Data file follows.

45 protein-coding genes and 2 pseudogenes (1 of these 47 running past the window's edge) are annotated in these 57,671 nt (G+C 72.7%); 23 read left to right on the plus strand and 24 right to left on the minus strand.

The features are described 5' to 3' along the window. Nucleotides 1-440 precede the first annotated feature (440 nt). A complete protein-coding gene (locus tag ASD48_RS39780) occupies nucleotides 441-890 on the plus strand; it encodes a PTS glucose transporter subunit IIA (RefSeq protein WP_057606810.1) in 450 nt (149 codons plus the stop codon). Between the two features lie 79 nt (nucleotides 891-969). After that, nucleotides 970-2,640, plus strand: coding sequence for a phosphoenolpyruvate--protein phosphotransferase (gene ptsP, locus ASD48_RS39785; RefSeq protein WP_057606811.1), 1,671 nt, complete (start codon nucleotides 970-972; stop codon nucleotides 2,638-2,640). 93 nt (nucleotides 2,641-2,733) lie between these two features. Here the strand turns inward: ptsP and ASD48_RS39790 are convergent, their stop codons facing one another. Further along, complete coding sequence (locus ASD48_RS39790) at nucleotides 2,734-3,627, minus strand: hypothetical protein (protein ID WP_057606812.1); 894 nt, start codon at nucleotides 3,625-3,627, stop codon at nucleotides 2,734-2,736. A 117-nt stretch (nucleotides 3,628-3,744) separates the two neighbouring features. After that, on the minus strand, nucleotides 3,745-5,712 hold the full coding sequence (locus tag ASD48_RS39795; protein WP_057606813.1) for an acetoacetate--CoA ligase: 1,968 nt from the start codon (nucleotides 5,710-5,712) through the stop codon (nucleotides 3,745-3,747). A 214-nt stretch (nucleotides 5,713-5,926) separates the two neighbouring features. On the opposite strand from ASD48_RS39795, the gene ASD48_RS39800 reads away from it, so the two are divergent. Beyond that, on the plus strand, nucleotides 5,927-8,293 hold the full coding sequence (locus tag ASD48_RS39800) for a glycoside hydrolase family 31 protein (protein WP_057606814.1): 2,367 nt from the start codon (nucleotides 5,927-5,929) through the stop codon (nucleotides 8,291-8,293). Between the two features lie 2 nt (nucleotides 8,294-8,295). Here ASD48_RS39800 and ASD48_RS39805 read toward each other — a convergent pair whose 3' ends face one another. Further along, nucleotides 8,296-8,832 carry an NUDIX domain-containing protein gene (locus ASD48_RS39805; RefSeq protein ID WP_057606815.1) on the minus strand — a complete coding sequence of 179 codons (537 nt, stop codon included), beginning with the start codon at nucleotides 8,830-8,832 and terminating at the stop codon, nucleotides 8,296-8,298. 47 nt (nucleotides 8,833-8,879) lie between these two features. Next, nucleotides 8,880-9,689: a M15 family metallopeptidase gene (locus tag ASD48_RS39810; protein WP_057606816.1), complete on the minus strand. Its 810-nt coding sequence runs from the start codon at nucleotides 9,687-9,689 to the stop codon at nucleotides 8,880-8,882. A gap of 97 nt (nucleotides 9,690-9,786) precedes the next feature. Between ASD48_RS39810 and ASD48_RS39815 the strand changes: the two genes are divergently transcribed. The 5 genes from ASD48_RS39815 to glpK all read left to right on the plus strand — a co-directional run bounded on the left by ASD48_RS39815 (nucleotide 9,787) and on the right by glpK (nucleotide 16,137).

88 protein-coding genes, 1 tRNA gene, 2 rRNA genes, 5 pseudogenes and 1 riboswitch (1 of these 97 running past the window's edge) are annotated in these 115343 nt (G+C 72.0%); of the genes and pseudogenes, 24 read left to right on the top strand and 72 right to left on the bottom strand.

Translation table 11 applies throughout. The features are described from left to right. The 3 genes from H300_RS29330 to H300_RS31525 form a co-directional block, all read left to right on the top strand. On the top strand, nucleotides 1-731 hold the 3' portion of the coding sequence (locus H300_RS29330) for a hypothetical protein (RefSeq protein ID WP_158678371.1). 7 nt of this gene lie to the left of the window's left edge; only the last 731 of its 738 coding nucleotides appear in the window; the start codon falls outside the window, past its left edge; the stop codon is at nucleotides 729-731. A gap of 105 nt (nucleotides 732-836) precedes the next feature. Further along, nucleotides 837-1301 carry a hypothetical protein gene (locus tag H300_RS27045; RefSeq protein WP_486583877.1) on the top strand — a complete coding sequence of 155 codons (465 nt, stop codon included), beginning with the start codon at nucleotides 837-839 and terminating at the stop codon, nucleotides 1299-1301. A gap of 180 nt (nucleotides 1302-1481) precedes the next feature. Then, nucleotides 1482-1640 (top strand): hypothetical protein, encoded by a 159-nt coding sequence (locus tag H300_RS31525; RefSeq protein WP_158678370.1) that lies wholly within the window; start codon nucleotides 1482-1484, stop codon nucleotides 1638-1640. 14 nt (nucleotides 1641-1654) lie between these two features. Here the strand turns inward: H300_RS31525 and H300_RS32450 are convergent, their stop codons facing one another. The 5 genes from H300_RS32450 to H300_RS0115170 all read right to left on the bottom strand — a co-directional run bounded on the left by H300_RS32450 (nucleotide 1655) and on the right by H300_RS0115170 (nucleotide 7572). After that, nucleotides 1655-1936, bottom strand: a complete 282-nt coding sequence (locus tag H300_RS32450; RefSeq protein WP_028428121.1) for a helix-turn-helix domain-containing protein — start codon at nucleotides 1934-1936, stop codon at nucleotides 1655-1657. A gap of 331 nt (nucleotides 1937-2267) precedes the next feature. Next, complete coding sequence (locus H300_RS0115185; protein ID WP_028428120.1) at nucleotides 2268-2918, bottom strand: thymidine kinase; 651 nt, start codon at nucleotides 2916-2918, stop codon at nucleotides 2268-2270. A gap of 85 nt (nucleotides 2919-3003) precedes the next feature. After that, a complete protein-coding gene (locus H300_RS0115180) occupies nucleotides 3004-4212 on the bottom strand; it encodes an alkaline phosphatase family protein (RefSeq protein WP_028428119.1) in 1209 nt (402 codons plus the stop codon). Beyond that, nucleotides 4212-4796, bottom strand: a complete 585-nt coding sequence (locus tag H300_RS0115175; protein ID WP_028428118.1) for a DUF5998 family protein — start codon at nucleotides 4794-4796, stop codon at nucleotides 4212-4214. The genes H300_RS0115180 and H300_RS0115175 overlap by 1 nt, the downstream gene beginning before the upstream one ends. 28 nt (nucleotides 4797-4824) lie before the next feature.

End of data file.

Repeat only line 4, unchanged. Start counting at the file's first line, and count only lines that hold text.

Translation table 11 applies throughout. The features are described from left to right. The 3 genes from H300_RS29330 to H300_RS31525 form a co-directional block, all read left to right on the top strand. On the top strand, nucleotides 1-731 hold the 3' portion of the coding sequence (locus H300_RS29330) for a hypothetical protein (RefSeq protein ID WP_158678371.1). 7 nt of this gene lie to the left of the window's left edge; only the last 731 of its 738 coding nucleotides appear in the window; the start codon falls outside the window, past its left edge; the stop codon is at nucleotides 729-731. A gap of 105 nt (nucleotides 732-836) precedes the next feature. Further along, nucleotides 837-1301 carry a hypothetical protein gene (locus tag H300_RS27045; RefSeq protein WP_486583877.1) on the top strand — a complete coding sequence of 155 codons (465 nt, stop codon included), beginning with the start codon at nucleotides 837-839 and terminating at the stop codon, nucleotides 1299-1301. A gap of 180 nt (nucleotides 1302-1481) precedes the next feature. Then, nucleotides 1482-1640 (top strand): hypothetical protein, encoded by a 159-nt coding sequence (locus tag H300_RS31525; RefSeq protein WP_158678370.1) that lies wholly within the window; start codon nucleotides 1482-1484, stop codon nucleotides 1638-1640. 14 nt (nucleotides 1641-1654) lie between these two features. Here the strand turns inward: H300_RS31525 and H300_RS32450 are convergent, their stop codons facing one another. The 5 genes from H300_RS32450 to H300_RS0115170 all read right to left on the bottom strand — a co-directional run bounded on the left by H300_RS32450 (nucleotide 1655) and on the right by H300_RS0115170 (nucleotide 7572). After that, nucleotides 1655-1936, bottom strand: a complete 282-nt coding sequence (locus tag H300_RS32450; RefSeq protein WP_028428121.1) for a helix-turn-helix domain-containing protein — start codon at nucleotides 1934-1936, stop codon at nucleotides 1655-1657. A gap of 331 nt (nucleotides 1937-2267) precedes the next feature. Next, complete coding sequence (locus H300_RS0115185; protein ID WP_028428120.1) at nucleotides 2268-2918, bottom strand: thymidine kinase; 651 nt, start codon at nucleotides 2916-2918, stop codon at nucleotides 2268-2270. A gap of 85 nt (nucleotides 2919-3003) precedes the next feature. After that, a complete protein-coding gene (locus H300_RS0115180) occupies nucleotides 3004-4212 on the bottom strand; it encodes an alkaline phosphatase family protein (RefSeq protein WP_028428119.1) in 1209 nt (402 codons plus the stop codon). Beyond that, nucleotides 4212-4796, bottom strand: a complete 585-nt coding sequence (locus tag H300_RS0115175; protein ID WP_028428118.1) for a DUF5998 family protein — start codon at nucleotides 4794-4796, stop codon at nucleotides 4212-4214. The genes H300_RS0115180 and H300_RS0115175 overlap by 1 nt, the downstream gene beginning before the upstream one ends. 28 nt (nucleotides 4797-4824) lie before the next feature.